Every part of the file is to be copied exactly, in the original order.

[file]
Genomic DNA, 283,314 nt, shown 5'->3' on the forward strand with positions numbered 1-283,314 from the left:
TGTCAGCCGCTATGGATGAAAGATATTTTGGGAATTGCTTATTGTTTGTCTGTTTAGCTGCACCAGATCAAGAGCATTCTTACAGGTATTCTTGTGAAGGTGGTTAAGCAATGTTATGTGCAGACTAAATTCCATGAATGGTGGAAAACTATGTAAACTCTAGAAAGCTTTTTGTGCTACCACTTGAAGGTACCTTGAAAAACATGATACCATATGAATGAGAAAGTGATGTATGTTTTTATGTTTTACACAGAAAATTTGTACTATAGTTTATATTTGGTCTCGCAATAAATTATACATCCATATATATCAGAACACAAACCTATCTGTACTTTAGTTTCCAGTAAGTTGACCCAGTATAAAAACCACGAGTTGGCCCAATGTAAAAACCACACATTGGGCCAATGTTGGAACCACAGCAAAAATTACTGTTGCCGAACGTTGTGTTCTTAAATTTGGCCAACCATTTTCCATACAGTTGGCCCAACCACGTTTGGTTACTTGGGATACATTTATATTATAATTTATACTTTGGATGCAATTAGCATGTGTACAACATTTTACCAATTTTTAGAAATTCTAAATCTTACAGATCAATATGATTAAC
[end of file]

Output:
Genomic DNA, 283,314 nt, shown 5'->3' on the forward strand with positions numbered 1-283,314 from the left:
TGTCAGCCGCTATGGATGAAAGATATTTTGGGAATTGCTTATTGTTTGTCTGTTTAGCTGCACCAGATCAAGAGCATTCTTACAGGTATTCTTGTGAAGGTGGTTAAGCAATGTTATGTGCAGACTAAATTCCATGAATGGTGGAAAACTATGTAAACTCTAGAAAGCTTTTTGTGCTACCACTTGAAGGTACCTTGAAAAACATGATACCATATGAATGAGAAAGTGATGTATGTTTTTATGTTTTACACAGAAAATTTGTACTATAGTTTATATTTGGTCTCGCAATAAATTATACATCCATATATATCAGAACACAAACCTATCTGTACTTTAGTTTCCAGTAAGTTGACCCAGTATAAAAACCACGAGTTGGCCCAATGTAAAAACCACACATTGGGCCAATGTTGGAACCACAGCAAAAATTACTGTTGCCGAACGTTGTGTTCTTAAATTTGGCCAACCATTTTCCATACAGTTGGCCCAACCACGTTTGGTTACTTGGGATACATTTATATTATAATTTATACTTTGGATGCAATTAGCATGTGTACAACATTTTACCAATTTTTAGAAATTCTAAATCTTACAGATCAATATGATTAAC